- angles produced by a line intersecting parallel lines,
- similar triangles.

### Questions

- If a line intersects parallel lines, what do you know about the angles that are produced?
- For an isosceles triangle (that is, a triangle with a base and two equal sides), what do you know about the base angles?
- For any triangle, if you extend one of the sides, what do you know about the exterior angle which is thus produced?

## Bibliography

- The Math Forum at Drexel University has some good advice on how to build a mathematical proof:

http://mathforum.org/library/drmath/view/54693.html - There are many more examples in their FAQ section:

http://mathforum.org/dr.math/faq/faq.proof.html - For help with the programming the Geometry Applet, see:

Geometry Applet How-to Pages - The Geometry Applet was kindly provided to Science Buddies by its author, Professor David Joyce, who wrote it for illustrating an amazing online edition of Euclid's
*Elements*. Book I, Proposition 32 has some information that you may find useful for this project:

http://aleph0.clarku.edu/~djoyce/java/elements/bookI/propI32.html

## Materials and Equipment

- For completing the proof manually, all you'll need is:
- pencil,
- paper,
- compass, and
- straightedge.

- For creating a dynamic diagram of the proof using the Geometry Applet, you will also need:
- a computer,
- a text editor (Notepad will work fine),
- a Web browser program (e.g., Internet Explorer or Firefox).

- For a live demonstration along as part of your display, a laptop computer is recommended. Alternatively, if your school has a computer lab, talk to your teacher and see if you and other students doing computer science projects can arrange to display your science fair projects there.

## Share your story with Science Buddies!

I Did This Project! Please log in and let us know how things went.## Experimental Procedure

- Do your background research. The Terms, Concepts and Questions section is a good place to start!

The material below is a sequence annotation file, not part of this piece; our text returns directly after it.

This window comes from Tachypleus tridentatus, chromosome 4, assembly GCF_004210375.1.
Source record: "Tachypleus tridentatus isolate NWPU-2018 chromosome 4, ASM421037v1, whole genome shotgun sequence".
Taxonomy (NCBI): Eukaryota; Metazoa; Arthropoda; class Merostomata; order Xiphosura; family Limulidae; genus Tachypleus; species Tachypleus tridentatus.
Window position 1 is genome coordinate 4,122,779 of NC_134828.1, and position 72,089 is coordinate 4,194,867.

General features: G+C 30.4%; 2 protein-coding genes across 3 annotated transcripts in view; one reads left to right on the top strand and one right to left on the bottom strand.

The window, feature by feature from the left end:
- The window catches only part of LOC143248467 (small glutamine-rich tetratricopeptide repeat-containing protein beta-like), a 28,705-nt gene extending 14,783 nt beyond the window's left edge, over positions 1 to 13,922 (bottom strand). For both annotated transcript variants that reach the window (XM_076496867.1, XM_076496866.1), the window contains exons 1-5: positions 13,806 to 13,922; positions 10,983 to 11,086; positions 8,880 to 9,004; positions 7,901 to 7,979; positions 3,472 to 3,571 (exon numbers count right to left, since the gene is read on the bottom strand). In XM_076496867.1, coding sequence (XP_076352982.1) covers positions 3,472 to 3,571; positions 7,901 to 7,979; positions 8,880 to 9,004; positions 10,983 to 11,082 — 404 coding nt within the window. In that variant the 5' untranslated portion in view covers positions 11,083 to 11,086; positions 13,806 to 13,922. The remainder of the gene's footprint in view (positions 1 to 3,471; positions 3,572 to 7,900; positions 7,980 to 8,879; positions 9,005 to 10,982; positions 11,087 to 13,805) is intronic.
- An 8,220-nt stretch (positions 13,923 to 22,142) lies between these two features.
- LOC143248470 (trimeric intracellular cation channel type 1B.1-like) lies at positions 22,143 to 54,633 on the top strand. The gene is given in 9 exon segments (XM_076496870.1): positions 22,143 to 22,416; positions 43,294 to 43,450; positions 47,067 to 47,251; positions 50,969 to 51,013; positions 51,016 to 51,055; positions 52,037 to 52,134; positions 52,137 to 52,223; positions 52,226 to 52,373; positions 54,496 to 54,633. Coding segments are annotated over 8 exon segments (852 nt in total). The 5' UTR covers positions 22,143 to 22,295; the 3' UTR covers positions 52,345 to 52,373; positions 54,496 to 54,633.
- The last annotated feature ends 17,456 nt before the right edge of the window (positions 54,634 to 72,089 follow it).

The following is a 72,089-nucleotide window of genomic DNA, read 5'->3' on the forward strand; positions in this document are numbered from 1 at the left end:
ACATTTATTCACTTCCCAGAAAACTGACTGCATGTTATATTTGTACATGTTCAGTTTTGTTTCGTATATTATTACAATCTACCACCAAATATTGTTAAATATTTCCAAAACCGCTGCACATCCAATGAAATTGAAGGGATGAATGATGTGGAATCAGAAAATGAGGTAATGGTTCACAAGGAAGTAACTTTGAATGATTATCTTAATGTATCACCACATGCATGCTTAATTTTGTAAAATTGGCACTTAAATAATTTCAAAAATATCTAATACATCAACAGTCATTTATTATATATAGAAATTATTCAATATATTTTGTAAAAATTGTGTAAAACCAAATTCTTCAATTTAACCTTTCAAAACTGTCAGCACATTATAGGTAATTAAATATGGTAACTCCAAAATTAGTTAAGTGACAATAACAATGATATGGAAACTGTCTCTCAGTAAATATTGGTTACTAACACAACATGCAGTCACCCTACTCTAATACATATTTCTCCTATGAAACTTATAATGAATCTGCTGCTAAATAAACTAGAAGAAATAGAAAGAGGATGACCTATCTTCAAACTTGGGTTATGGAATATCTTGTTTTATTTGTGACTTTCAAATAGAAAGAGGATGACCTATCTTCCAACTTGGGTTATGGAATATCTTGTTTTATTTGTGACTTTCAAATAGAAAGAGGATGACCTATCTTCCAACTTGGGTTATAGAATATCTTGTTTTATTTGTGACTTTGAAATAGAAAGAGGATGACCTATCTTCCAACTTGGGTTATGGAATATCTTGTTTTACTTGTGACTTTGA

- Organize your known facts (make a list!) Your list should include:
- the information given in the statement of the problem,
- relevant information from your background research, and
- relevant information from your knowledge of geometry.

- Make sure you also write down a statement of the desired solution.
- Try to build a list of the statements you need to prove in order to solve the problem. Remember that the goal of a proof is to construct a logical chain of steps leading from the given facts to the desired solution. Each step must be justified.
- Constructing the proof does not have to be a one-way process, from beginning to end. You can also build backwards from the desired solution, and have your steps meet in the middle.
- In addition to thinking logically, think visually!
- Remember that some of the facts you know about the problem will
*not*be included in the original diagram which poses the problem. Finding ways to incorporate your known facts into the diagram may help you solve the problem. - With many proofs, you also need to use your knowledge of geometry to build additional information into the diagram to solve the problem.
- Get yourself a few sheets of blank paper and try out your ideas as sketches.

- Remember that some of the facts you know about the problem will
- Spend some time thinking about the problem and you should be able to come up with the proof.

Once you have the proof worked out on paper, you're ready to create your own dynamic diagram using the Geometry Applet. To learn how to use the Geometry Applet to create your own dynamic diagrams, see: Getting Started with the Geometry Applet

HintTry on your own first, but if you find that you need a hint, click here.

## Share your story with Science Buddies!

I Did This Project! Please log in and let us know how things went.## Variations

- For a more basic geometry project, see: Throwing You Some Curves: Is Red or Blue Longer?

## Share your story with Science Buddies!

I Did This Project! Please log in and let us know how things went.## Ask an Expert